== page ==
US enters crucial week in battles over budget

Monday 07 October 2013 23.36
Tourists take photos behind a barricade preventing access to the World World II Memorial as the partial government shutdown continues
Tourists take photos behind a barricade preventing access to the World World II Memorial as the partial government shutdown continues

US President Barack Obama has said he would accept a short-term increase in the nation's borrowing authority in order to avoid a crisis.

Mr Obama made his comments amid signs of stepped up efforts to find an exit strategy from the current fiscal crisis both in Congress and at the White House,

But seven days into a partial government shutdown and only ten days from a critical need to raise the nation's debt limit, nothing amounting to a breakthrough was in sight.

Financial markets also showed signs of growing anxiety over the dispute.

The dollar and global equity markets fell with the Standard & Poor's 500 Index closed down 0.9% and the Nasdaq Composite Index fell 1%.

Separately, a Senate aide said Republican Senator Rob Portman, an Ohioan influential on budget issues, was floating a plan to cut federal spending and reform the US tax code as part of a broader deal to reopen shuttered government agencies and raise the government's debt ceiling in order to avoid default.

Mr Obama's press secretary, Jay Carney, told reporters the president would be willing to accept a short-term debt ceiling increase in order to get past the potential crisis date of 17 October when the government hits the $16.7 trillion borrowing limit.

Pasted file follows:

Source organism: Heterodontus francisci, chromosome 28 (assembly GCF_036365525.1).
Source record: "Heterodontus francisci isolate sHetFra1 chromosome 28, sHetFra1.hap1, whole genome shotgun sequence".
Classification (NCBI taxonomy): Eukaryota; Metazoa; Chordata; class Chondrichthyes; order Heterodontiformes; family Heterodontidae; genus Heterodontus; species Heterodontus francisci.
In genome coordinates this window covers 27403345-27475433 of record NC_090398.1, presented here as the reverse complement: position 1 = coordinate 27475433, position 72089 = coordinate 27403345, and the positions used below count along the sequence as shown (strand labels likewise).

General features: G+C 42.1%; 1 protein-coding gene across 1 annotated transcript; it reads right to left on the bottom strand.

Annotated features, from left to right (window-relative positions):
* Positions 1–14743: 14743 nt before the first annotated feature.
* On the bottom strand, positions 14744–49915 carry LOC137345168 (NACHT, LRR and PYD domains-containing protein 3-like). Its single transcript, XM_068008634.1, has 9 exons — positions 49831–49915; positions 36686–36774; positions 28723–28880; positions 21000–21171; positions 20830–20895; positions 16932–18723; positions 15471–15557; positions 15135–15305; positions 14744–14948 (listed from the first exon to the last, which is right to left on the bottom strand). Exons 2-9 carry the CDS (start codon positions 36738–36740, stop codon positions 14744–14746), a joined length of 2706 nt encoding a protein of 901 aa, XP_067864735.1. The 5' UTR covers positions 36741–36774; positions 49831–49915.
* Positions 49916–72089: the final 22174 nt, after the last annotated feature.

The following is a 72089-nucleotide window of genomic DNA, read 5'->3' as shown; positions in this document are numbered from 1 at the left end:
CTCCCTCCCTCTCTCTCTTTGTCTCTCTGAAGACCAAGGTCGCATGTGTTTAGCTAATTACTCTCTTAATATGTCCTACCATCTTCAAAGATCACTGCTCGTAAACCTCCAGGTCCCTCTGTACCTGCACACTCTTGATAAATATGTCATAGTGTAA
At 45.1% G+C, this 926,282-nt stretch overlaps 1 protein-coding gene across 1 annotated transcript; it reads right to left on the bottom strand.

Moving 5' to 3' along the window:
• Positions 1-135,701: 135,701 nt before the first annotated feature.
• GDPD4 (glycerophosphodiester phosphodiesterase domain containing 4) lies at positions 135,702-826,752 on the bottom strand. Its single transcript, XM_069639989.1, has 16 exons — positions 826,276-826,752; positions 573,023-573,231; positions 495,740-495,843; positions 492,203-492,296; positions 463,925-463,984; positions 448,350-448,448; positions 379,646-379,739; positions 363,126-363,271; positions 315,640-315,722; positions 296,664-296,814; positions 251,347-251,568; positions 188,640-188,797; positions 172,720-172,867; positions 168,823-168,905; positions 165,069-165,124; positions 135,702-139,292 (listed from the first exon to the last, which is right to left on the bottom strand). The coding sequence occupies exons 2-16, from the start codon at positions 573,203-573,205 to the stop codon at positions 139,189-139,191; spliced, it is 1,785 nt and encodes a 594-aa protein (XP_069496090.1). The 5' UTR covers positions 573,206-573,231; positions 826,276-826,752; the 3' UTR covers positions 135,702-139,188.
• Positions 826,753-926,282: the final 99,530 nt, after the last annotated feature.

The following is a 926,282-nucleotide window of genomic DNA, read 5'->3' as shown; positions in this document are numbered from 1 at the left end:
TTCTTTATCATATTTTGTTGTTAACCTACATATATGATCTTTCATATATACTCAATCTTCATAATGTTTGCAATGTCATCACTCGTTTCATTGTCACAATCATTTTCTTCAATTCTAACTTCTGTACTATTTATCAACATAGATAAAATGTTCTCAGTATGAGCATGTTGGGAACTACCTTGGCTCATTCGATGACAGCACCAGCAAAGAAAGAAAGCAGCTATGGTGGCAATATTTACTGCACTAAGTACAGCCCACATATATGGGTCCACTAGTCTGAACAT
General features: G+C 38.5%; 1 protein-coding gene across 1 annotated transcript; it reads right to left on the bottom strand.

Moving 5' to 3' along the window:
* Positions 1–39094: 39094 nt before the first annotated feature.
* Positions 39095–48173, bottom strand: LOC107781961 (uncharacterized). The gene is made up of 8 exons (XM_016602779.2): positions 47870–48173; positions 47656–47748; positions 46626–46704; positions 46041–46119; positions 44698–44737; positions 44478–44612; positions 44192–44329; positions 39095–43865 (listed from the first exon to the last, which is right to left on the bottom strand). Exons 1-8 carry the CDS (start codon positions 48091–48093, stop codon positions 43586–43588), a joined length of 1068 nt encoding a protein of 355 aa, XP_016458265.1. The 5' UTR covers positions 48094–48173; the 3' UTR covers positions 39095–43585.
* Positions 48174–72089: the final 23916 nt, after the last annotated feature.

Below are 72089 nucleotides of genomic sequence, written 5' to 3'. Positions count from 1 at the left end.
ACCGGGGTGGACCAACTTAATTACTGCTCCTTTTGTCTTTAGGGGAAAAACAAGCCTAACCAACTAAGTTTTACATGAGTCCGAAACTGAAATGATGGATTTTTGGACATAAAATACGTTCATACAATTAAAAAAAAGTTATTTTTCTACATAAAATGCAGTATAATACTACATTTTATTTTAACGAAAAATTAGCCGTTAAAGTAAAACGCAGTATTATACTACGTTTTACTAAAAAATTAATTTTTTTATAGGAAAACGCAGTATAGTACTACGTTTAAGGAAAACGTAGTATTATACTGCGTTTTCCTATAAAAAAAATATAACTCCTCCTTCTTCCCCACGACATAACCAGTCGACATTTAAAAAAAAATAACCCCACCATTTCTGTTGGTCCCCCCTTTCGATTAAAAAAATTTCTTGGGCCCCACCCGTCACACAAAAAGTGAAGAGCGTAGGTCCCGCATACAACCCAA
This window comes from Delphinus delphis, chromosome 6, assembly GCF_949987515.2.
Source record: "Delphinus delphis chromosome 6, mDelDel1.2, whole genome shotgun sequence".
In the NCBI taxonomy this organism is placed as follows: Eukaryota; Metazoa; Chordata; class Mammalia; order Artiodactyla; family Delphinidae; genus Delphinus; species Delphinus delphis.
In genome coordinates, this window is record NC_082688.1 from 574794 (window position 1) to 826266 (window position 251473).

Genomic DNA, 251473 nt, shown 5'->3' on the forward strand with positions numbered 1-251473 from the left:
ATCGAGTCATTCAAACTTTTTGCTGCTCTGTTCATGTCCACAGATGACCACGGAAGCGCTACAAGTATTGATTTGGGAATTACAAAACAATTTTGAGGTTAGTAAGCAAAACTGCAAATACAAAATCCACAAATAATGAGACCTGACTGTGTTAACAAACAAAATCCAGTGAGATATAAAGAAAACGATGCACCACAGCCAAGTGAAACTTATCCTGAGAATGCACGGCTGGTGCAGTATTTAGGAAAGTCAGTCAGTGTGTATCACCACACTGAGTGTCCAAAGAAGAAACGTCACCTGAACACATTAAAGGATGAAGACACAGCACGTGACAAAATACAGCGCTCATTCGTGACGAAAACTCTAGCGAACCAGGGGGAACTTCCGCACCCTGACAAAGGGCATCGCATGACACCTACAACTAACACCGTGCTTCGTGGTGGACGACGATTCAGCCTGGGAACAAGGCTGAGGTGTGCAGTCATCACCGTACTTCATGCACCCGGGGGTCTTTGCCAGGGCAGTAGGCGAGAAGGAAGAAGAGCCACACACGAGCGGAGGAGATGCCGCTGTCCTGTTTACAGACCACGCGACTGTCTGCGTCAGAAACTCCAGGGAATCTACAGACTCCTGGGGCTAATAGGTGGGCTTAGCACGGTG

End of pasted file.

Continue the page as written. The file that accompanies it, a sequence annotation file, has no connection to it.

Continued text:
Mr Obama also said he is open to negotiations over his healthcare plan and budget issues, but only after Congress approves measures to end the shutdown and raise the US debt ceiling.

"As soon as that happens I am eager and ready to negotiate with Republicans on a whole range of issues: how do we create more jobs, how do we build the economy, how do we boost manufacturing," Mr Obama said during in a visit to the Federal Emergency Management Agency to spotlight the loss of government services because of the shutdown.

"I'm happy to talk about healthcare. I'm happy to talk about energy policy, how do we deal with our long-term fiscal situation," he said.

Mr Obama has been particularly resistant to any tampering with his healthcare law, which has experienced a series of problems in the initial rollout.

Any negotiations over it would be aimed at tinkering with it to improve it, not gut funding for it as Republicans want, White House aides have said.

Conservative Republicans in the House of Representatives have resisted funding the government for the current fiscal year until they extract concessions from Mr Obama that would delay or defund his signature healthcare law.

Many conservative Republicans want a similar condition placed on raising the debt ceiling, as well as measures aimed at cutting deficits.

The Pentagon said over the weekend that it would recall around 350,000 of its furloughed civilian workers.

The rest of the 800,000 or so federal employees idled by the shutdown faced another week off the job.

The last big confrontation over the debt ceiling, in August 2011, ended with an 11th-hour agreement under pressure from shaken markets and warnings of an economic catastrophe if there was a default.